1. What can social media tell us about future retail sales? Quite a lot, actually.

    Michael Haydock, the Chief Scientist for IBM’s Business Analytics and Optimization organization, has been crunching large data sets to determine retail sales patterns over a number of years.  Recently, he’s also started to analyze social media patterns to help fine tune his forecasting.  What he sees for this fall is an up tick in sales of women’s and children’s clothing. 

    To refine the outlook, Haydock’s team added nearly a quarter of a million posts on social media platforms, including blogs, tweets, and message boards, into the analytical stew to discern the expected pattern of shoppers’ behavior in the coming months.

    A self-professed ‘data geek’, Haydock documented the results of this analysis in a post on IBM’s Smarter Planet Blog:

    "My latest forecast, for the third quarter, predicts that the fall season will be moderate to strong (depending on the category) for retailers, particularly in the categories of children’s and women’s apparel, as well as footwear. Despite the economy (which is not as strong as in the 1st quarter of this year), consumers still are showing signs that they are ready to shop – given the right conditions."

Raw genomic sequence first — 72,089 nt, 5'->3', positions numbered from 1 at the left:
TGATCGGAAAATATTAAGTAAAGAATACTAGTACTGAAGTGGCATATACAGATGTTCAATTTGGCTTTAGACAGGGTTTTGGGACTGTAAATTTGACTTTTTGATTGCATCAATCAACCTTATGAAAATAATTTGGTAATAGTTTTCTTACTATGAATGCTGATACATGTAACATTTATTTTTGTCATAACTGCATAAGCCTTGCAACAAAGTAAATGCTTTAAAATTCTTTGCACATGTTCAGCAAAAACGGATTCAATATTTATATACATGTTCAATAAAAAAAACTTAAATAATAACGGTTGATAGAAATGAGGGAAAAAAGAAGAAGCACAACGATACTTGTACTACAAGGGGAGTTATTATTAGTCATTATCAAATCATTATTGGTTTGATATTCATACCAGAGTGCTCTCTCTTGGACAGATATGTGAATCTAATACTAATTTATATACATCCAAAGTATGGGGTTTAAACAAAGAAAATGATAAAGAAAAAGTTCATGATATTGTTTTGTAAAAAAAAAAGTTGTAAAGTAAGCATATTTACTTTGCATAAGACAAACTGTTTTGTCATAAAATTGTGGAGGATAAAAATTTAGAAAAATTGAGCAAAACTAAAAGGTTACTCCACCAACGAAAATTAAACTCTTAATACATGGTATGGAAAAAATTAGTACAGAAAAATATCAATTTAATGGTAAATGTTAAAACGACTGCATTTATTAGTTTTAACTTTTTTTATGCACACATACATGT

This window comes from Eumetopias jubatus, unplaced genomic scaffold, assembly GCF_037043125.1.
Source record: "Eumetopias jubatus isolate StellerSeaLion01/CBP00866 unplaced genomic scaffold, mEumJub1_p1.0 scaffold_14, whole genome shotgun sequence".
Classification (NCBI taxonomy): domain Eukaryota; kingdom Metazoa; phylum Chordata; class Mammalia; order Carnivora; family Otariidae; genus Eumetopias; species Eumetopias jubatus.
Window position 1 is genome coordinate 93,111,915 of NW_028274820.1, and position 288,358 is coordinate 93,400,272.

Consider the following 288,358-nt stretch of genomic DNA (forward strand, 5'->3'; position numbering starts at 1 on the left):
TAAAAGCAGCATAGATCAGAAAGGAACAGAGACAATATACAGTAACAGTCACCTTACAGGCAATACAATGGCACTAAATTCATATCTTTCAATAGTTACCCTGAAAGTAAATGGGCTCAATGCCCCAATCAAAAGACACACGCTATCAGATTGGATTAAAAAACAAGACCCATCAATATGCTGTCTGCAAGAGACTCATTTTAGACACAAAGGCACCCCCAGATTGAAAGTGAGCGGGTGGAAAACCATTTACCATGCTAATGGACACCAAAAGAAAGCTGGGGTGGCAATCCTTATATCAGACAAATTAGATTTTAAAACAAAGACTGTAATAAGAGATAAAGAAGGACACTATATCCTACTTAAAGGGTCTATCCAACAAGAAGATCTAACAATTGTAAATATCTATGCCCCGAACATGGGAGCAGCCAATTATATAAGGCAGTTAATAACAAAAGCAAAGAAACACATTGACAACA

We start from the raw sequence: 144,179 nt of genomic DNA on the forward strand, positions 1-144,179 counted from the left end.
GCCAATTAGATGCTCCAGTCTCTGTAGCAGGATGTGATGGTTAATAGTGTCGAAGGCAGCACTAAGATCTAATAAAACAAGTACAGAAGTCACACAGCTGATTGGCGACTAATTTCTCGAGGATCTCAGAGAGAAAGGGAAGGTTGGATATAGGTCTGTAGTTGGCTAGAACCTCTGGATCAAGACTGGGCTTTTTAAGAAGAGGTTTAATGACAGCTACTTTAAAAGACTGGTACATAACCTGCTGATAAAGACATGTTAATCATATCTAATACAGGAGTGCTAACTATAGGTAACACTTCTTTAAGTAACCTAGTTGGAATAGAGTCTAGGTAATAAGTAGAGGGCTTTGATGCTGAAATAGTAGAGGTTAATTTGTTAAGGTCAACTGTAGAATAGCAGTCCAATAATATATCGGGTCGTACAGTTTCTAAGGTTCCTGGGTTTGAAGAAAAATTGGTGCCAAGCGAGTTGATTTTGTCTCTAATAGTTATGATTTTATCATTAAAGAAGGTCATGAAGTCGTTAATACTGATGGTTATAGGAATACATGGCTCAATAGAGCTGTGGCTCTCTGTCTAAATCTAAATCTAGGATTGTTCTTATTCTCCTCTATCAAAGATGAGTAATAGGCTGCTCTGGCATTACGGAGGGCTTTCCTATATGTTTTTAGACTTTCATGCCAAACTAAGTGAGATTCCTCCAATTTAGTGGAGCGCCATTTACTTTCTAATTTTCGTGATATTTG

Michael Haydock’s post is part one of a two part series on Retail Trends on the Smarter Planet blog.  The second — Why digital marketing syncs with students - was written by Leeann Fecho,  Marketing Manager for Emerging Media and Loyalty, Follett Higher Education Group. Her job is to keep tabs on what student buying patterns are likely to be in university and college bookstores this fall.  She also makes a larger point about the significant change in buying behavior by shoppers who are constantly plugged in and communicating:

    "Customer mobility and accessibility, driven largely by smartphone adoption, plays a critical role in enabling this fairly new consumer mindset.  Customers can comparison shop in your aisles and tweet about your customer service while conversing with an in-store associate.”  They can share photos of a sweatshirt with friends via text or social networks — and then purchase the same item from your competitor while physically standing in your store. This “omni-channel” environment introduces new problems and questions that must be addressed, i.e. which channel are these customers “in” and how do we reach them?

    Both blog posts underscore the importance of keeping on eye on social media to spot both positive and negative trends and taking quick action to keep shoppers both satisfied and willing to buy.